payday loans

From Texas Standard:

The Catholic Church, no stranger to controversy on a constellation of topics, has become rather pointed on one political matter – payday lending.  The Diocese of Fort Worth has now asked the city to strictly regulate the industry in the only major city in the state without any such regulations.

Bishop Michael Olson, head of the Diocese of Fort Worth, issued the call to action. He says that the Catholic charities in the city saw a pattern with the people they were assisting: many of them had fallen into a cycle of debt.

 


Last week, the Consumer Financial Protection Bureau proposed new rules on predatory lenders to stop pay-day and auto-title lending from becoming debt traps. While supportive, a number of consumer-advocate groups say the provisions don't go far enough. Some like the Pew Charitable Trust have called the new rules a "missed opportunity."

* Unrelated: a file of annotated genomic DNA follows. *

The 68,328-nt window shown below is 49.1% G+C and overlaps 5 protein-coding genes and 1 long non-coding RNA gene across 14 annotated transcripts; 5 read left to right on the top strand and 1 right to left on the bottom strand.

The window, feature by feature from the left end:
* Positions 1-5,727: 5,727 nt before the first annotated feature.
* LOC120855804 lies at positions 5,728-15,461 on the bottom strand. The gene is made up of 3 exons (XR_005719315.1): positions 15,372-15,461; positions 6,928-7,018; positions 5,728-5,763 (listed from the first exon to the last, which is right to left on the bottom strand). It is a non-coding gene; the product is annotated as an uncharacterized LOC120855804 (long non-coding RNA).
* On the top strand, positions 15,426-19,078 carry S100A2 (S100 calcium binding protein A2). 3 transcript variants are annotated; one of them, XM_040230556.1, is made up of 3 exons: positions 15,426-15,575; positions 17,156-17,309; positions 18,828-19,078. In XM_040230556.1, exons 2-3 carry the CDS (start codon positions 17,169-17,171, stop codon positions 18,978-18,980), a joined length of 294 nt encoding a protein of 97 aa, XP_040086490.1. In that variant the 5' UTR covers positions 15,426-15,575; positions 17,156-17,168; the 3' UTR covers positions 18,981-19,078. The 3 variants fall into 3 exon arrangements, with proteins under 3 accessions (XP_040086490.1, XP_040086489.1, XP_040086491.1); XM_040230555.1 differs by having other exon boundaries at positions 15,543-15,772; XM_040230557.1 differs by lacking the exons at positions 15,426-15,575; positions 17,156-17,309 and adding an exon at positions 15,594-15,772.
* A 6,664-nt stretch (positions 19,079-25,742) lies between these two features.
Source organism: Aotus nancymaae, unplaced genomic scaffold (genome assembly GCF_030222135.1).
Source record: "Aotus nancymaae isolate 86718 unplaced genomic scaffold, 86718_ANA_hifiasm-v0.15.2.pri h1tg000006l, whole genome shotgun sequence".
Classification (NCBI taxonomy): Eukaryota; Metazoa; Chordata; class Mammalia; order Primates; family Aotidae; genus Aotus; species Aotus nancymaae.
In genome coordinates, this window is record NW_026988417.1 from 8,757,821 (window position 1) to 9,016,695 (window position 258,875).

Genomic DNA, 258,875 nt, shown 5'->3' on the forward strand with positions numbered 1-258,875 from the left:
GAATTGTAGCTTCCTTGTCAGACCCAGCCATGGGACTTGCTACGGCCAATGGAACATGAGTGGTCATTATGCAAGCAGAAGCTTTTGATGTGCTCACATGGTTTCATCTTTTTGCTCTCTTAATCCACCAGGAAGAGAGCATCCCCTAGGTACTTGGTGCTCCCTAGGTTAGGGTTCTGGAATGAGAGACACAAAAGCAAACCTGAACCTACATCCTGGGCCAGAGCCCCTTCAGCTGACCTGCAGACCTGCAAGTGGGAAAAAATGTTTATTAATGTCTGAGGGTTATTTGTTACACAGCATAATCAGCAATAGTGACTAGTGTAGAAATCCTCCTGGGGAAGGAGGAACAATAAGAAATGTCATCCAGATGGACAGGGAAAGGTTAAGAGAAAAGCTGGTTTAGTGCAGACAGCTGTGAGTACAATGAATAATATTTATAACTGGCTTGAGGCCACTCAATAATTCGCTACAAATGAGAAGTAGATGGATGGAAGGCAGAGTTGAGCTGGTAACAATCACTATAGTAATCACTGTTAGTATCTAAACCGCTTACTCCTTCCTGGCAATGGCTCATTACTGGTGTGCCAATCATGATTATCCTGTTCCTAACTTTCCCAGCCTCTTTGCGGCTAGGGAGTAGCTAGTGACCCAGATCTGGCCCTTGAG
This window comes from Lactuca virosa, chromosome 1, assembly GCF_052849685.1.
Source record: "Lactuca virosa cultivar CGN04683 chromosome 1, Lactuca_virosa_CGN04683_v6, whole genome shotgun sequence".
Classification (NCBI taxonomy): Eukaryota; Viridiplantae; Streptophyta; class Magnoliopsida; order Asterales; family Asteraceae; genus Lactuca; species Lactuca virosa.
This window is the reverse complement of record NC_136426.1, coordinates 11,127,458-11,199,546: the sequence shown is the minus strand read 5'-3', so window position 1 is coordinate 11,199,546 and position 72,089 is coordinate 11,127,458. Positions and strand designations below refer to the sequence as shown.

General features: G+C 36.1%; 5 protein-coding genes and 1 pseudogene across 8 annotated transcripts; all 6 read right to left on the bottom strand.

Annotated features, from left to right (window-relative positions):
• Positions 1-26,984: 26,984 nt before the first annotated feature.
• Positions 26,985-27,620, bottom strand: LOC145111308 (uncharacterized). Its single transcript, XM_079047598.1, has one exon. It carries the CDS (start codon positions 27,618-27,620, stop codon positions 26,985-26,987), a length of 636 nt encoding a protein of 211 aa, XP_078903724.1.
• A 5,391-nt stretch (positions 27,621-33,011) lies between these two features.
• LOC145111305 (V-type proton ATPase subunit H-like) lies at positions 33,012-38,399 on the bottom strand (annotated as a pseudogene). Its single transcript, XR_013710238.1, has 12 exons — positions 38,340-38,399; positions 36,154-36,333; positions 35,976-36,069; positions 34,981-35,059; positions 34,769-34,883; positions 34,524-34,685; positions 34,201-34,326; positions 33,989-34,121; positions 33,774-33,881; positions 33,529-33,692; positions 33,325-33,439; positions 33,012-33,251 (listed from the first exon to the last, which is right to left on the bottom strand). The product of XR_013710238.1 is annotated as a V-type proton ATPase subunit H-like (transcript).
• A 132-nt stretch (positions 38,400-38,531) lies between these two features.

From Texas Standard:

The average American family will spend $900 this holiday season. If you are among the lucky 22 percent of Americans who will get a bonus this season – that's probably what you'll use. The majority of us in situations like these that require extra cash look for alternatives.

Perhaps you've seen commercials like this oneA camera zooms in and out shooting some pretty nice trucks and cars. Vehicle owners point to bumper stickers that reflect their personalities. The images in the commercial may vary but the message is the same: if you own your car, borrow money from us. Just let us keep your car title as security.

 


Flickr user Rambergmediaimages / cc

According to a study released Monday, San Antonio leads the nation in credit card debt. While the city's residents and others across the country purchase less on their credit cards, it is still catching many in a vicious cycle. 

Why is San Antonio running up such a bill? What resources exist in the community to help?

Guests:

The Pay Day Lending industry has been successful in avoiding regulation in Texas at the state level but 22 cities have passed ordinances that try to cap the fees and roll overs for the loans.

A bipartisan effort has come together in Austin this session to try to corral payday and Auto title lenders with House Bill 3047.

At a press conference former House Speaker Tom Craddick expressed his dissatisfaction with the consumer lenders.

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